Written by Sara Piercy, DNP, FNP-C
Finishing nursing school, passing boards, and getting your first job as a new nurse is so exciting! Once you hit the unit running in your scrubs uniform, it’s normal for that familiar feeling creeping in where you say, "I didn’t learn any of this in nursing school!”. Those first couple of months (really the first year or so!) at your first nursing job can be so hard. It can be very intimidating trying to learn things that you definitely did not learn in nursing school, figuring out how to stay organized and efficient, and learning how to talk in this new “hospital” language to coworkers.
With these tips and some practice, you will settle into your job and wear your favorite medical scrubs with confidence.
You will not be efficient at your job if you have things written down in random places (including paper towels and torn off pieces of tape!), papers flying everywhere, and no process for keeping track of your patients. Find a strategy that works for you and stick with it. It can be very useful to utilize a report sheet format that you can follow for each patient where you have certain things written every time. There are many examples of these online, and your coworkers likely have some formats they can share with you. Look at the examples and either pick one or make one for yourself that will help you stay focused and organized.
Read the Chart
Even if you get a good report from the previous shift, make sure you read the chart. Most importantly, read theprovider notes. The History and Physical (H&P) note on admission paints a picture of what brought the patient to the hospital. The daily progress notes gives you updates from the provider’s viewpoint on the patient’s progress and the plan of care. It is vital that nurses read these notes. Nurses being informed of the provider’s plan helps ensure that everyone is on the same page. On the other hand, nurses spend the majority of the time with patients, and if they see a discrepancy between what is going on with the patient versus what is in the chart, they can bring it to the provider’s attention. Make sure to read other ancillary department’s notes about the patient, such as case management and therapy departments.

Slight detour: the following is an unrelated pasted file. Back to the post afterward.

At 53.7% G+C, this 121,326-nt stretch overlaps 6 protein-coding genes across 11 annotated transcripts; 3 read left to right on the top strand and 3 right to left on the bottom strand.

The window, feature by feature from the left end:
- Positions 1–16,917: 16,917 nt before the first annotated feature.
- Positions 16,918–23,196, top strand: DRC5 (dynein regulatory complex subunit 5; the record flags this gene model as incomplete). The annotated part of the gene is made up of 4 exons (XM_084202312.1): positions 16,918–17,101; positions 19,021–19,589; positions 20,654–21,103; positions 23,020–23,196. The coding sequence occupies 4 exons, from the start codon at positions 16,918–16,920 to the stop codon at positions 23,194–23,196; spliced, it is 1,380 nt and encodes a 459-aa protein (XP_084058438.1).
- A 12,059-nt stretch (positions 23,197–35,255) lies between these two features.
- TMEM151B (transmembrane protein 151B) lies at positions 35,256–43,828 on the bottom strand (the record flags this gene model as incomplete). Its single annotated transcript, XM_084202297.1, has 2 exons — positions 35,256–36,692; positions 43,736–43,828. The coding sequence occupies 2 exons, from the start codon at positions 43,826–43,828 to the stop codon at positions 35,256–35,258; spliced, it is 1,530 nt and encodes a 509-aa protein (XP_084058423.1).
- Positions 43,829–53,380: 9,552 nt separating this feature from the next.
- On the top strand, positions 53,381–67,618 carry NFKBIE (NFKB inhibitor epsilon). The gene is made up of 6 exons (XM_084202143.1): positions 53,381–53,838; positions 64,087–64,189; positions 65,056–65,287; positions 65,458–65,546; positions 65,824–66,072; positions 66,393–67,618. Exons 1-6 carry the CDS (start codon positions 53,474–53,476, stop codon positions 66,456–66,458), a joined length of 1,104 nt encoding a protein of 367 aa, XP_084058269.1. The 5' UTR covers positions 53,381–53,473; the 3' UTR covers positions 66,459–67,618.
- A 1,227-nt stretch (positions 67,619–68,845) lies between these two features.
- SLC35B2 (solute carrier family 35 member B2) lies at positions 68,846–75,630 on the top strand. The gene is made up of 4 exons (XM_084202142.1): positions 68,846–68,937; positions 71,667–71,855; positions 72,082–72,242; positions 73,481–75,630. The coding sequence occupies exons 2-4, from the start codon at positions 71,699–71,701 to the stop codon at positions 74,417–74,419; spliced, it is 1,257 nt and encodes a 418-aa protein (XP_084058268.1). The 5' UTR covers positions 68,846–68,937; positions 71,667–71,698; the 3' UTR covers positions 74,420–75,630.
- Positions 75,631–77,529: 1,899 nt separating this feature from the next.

Communicating with Providers
Providers should be rounding and touching base with the nurse when they are on the unit. Sometimes, however, it is necessary to call the provider to update them on the patient’s condition, the plan, ask a question, clarify an order, or for other various reasons.
Always have a few things ready to discuss when speaking with the provider.
When you call a provider, you should have read the most recent notes in the chart, know current orders (including as needed (PRN) orders), and pending or upcoming tests or procedures already ordered. Looking through the chart often answers the question for you that you are calling to ask. Have the patient’s chart pulled up and accessible, complete with a new, fresh set of vital signs. Providers may ask you questions ok such as recent lab values, most recent blood sugar, etc. Make sure this information is readily available so they can do their job efficiently.
You've got this.
All nurses were brand new nurses at some point. Being a nurse is unlike anything else. No one can truly understand what this profession is like unless they have pulled on nurse scrubs and jumped into this role before. It may help to join local and nationalnursing organizations to connect to new nurses like you. While you are a new nurse trying to find your footing, nursing can seem like an impossible task at times. Being a great nurse is a learning curve, but once you get the hang of it, it can be one of the most rewarding careers.
Stick with it and you will become a pro in no time!
About the Author:
Sara Piercy is a doctoral prepared certified nurse practitioner with experience in the hospital setting in rural North Carolina. She is also adjunct faculty at a local university for a graduate nursing program. She enjoys educating patients and has a particular interest in cardiac and neurology patients.